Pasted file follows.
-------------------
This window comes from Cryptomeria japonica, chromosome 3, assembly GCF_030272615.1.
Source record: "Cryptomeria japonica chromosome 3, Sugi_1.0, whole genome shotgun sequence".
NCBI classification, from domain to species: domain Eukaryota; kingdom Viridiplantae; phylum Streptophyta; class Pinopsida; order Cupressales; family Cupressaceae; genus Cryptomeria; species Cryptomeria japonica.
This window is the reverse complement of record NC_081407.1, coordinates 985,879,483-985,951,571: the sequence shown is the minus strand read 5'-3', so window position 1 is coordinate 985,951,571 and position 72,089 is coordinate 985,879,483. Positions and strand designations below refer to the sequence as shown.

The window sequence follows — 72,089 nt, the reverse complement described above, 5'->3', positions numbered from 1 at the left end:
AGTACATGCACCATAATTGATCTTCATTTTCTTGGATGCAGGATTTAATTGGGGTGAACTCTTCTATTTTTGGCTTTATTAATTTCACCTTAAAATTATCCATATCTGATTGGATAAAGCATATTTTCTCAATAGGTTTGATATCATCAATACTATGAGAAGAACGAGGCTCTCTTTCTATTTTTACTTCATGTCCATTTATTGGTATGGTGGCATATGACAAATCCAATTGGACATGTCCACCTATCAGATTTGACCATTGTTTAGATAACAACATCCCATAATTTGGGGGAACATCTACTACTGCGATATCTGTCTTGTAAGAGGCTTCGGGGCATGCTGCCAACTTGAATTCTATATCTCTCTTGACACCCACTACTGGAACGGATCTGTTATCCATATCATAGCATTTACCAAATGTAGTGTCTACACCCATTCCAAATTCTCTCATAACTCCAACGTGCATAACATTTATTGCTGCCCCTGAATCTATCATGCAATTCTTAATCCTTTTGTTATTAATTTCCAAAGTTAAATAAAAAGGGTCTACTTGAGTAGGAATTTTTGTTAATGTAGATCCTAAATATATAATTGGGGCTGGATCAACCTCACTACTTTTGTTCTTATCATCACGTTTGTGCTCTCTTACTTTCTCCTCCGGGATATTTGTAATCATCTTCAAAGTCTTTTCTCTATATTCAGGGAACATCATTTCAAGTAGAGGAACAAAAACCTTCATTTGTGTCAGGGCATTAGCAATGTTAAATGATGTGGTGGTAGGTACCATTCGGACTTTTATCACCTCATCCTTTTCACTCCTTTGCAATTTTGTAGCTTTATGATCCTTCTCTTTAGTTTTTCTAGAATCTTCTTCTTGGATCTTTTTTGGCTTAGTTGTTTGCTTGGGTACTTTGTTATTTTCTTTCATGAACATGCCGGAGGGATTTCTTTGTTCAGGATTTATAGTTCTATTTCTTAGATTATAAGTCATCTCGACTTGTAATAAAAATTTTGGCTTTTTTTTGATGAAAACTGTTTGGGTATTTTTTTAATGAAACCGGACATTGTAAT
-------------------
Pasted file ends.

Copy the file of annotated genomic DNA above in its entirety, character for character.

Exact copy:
This window comes from Cryptomeria japonica, chromosome 3, assembly GCF_030272615.1.
Source record: "Cryptomeria japonica chromosome 3, Sugi_1.0, whole genome shotgun sequence".
NCBI classification, from domain to species: domain Eukaryota; kingdom Viridiplantae; phylum Streptophyta; class Pinopsida; order Cupressales; family Cupressaceae; genus Cryptomeria; species Cryptomeria japonica.
This window is the reverse complement of record NC_081407.1, coordinates 985,879,483-985,951,571: the sequence shown is the minus strand read 5'-3', so window position 1 is coordinate 985,951,571 and position 72,089 is coordinate 985,879,483. Positions and strand designations below refer to the sequence as shown.

The window sequence follows — 72,089 nt, the reverse complement described above, 5'->3', positions numbered from 1 at the left end:
AGTACATGCACCATAATTGATCTTCATTTTCTTGGATGCAGGATTTAATTGGGGTGAACTCTTCTATTTTTGGCTTTATTAATTTCACCTTAAAATTATCCATATCTGATTGGATAAAGCATATTTTCTCAATAGGTTTGATATCATCAATACTATGAGAAGAACGAGGCTCTCTTTCTATTTTTACTTCATGTCCATTTATTGGTATGGTGGCATATGACAAATCCAATTGGACATGTCCACCTATCAGATTTGACCATTGTTTAGATAACAACATCCCATAATTTGGGGGAACATCTACTACTGCGATATCTGTCTTGTAAGAGGCTTCGGGGCATGCTGCCAACTTGAATTCTATATCTCTCTTGACACCCACTACTGGAACGGATCTGTTATCCATATCATAGCATTTACCAAATGTAGTGTCTACACCCATTCCAAATTCTCTCATAACTCCAACGTGCATAACATTTATTGCTGCCCCTGAATCTATCATGCAATTCTTAATCCTTTTGTTATTAATTTCCAAAGTTAAATAAAAAGGGTCTACTTGAGTAGGAATTTTTGTTAATGTAGATCCTAAATATATAATTGGGGCTGGATCAACCTCACTACTTTTGTTCTTATCATCACGTTTGTGCTCTCTTACTTTCTCCTCCGGGATATTTGTAATCATCTTCAAAGTCTTTTCTCTATATTCAGGGAACATCATTTCAAGTAGAGGAACAAAAACCTTCATTTGTGTCAGGGCATTAGCAATGTTAAATGATGTGGTGGTAGGTACCATTCGGACTTTTATCACCTCATCCTTTTCACTCCTTTGCAATTTTGTAGCTTTATGATCCTTCTCTTTAGTTTTTCTAGAATCTTCTTCTTGGATCTTTTTTGGCTTAGTTGTTTGCTTGGGTACTTTGTTATTTTCTTTCATGAACATGCCGGAGGGATTTCTTTGTTCAGGATTTATAGTTCTATTTCTTAGATTATAAGTCATCTCGACTTGTAATAAAAATTTTGGCTTTTTTTTGATGAAAACTGTTTGGGTATTTTTTTAATGAAACCGGACATTGTAAT